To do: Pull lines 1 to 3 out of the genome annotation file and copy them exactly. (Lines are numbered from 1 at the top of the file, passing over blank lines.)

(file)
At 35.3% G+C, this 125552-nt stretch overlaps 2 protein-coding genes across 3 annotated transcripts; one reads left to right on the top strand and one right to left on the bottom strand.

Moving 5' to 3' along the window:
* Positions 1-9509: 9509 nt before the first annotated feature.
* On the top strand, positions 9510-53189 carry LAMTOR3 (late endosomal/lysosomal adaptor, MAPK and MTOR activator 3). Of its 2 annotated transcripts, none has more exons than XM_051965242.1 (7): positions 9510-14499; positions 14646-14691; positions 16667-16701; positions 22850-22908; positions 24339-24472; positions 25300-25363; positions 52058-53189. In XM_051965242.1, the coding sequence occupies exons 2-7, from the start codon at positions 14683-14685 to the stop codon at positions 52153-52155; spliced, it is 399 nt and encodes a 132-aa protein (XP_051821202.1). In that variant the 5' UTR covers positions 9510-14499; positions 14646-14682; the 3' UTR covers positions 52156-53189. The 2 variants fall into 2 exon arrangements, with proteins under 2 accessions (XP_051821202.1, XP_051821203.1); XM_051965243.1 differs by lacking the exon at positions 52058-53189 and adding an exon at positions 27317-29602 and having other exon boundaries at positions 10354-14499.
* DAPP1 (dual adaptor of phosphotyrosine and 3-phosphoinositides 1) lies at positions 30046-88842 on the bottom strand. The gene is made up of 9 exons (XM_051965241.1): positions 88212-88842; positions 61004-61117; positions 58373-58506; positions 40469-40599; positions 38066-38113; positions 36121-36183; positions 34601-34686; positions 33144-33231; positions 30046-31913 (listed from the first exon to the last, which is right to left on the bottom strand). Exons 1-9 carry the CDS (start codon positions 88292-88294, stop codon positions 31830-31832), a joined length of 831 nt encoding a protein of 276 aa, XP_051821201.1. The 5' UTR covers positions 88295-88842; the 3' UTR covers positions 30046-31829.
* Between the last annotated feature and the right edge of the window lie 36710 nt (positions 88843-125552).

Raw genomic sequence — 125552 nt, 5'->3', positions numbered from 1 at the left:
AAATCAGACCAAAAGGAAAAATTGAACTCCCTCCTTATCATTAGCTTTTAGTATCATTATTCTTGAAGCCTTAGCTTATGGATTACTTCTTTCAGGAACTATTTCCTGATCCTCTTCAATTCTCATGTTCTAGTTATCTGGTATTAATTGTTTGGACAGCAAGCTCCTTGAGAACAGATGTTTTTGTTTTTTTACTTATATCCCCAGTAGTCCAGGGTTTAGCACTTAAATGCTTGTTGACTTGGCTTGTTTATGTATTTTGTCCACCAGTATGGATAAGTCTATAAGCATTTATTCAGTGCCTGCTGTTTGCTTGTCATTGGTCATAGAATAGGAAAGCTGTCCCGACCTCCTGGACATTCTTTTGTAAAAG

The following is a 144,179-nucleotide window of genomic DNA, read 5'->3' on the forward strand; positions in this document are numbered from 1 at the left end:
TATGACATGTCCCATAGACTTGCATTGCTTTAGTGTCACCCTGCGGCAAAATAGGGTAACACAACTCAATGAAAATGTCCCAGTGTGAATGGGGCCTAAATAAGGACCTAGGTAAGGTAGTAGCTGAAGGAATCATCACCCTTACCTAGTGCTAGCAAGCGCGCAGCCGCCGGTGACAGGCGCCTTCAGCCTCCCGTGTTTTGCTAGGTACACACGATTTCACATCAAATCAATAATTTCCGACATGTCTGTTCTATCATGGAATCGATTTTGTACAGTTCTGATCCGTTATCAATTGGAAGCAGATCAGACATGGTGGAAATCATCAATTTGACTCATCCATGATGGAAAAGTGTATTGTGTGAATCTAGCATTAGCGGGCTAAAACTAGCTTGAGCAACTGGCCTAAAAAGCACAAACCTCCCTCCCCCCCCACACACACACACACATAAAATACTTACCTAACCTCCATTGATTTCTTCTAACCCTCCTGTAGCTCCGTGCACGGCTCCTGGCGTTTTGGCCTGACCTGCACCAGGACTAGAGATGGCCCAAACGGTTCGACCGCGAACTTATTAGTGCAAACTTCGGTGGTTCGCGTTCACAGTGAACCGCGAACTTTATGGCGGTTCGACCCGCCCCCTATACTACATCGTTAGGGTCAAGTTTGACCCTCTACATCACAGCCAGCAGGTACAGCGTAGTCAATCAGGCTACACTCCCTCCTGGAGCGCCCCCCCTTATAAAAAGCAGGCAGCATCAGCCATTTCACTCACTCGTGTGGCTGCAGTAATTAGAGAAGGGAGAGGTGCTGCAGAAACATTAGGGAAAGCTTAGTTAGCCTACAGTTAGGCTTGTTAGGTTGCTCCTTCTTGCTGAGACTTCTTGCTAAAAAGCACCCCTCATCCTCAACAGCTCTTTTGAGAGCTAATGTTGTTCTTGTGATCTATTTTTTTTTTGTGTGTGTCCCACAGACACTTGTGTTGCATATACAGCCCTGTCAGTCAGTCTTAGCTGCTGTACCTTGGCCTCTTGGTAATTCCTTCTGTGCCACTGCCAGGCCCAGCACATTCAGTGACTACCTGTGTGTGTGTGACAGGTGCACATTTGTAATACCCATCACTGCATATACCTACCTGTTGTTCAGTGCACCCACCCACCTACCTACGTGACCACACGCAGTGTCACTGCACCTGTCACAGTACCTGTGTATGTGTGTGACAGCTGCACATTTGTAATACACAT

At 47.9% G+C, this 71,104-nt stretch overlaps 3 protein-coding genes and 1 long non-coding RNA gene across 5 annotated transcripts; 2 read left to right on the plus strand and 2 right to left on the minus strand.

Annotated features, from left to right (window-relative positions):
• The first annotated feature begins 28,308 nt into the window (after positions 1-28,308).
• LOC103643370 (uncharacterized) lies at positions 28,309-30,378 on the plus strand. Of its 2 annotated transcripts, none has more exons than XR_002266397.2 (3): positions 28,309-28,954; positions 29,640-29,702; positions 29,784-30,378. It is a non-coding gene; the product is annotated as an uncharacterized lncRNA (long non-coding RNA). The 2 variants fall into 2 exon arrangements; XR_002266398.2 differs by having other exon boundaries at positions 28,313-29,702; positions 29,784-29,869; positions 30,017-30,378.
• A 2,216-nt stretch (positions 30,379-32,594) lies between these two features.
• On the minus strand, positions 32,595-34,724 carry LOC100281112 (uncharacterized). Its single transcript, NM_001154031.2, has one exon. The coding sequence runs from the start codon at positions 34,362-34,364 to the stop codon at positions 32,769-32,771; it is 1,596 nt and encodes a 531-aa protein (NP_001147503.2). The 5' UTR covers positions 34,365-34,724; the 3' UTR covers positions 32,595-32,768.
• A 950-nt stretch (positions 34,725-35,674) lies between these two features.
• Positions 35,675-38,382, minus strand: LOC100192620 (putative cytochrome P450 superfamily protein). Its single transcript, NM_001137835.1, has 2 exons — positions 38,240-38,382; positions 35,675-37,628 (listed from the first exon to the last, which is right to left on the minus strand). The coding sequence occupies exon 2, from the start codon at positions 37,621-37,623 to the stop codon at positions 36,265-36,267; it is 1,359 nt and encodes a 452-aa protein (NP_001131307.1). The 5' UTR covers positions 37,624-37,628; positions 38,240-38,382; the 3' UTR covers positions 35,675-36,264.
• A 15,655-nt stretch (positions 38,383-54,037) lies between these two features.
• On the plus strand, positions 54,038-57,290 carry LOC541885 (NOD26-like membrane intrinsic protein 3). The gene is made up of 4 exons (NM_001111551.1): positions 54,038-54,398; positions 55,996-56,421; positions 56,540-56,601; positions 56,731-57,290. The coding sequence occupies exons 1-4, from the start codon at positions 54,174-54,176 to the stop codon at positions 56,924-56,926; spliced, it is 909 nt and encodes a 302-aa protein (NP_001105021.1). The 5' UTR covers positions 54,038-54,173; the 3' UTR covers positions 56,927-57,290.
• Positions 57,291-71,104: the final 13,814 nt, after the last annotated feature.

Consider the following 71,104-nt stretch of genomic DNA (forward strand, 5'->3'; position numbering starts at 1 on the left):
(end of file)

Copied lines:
At 35.3% G+C, this 125552-nt stretch overlaps 2 protein-coding genes across 3 annotated transcripts; one reads left to right on the top strand and one right to left on the bottom strand.

Moving 5' to 3' along the window:
* Positions 1-9509: 9509 nt before the first annotated feature.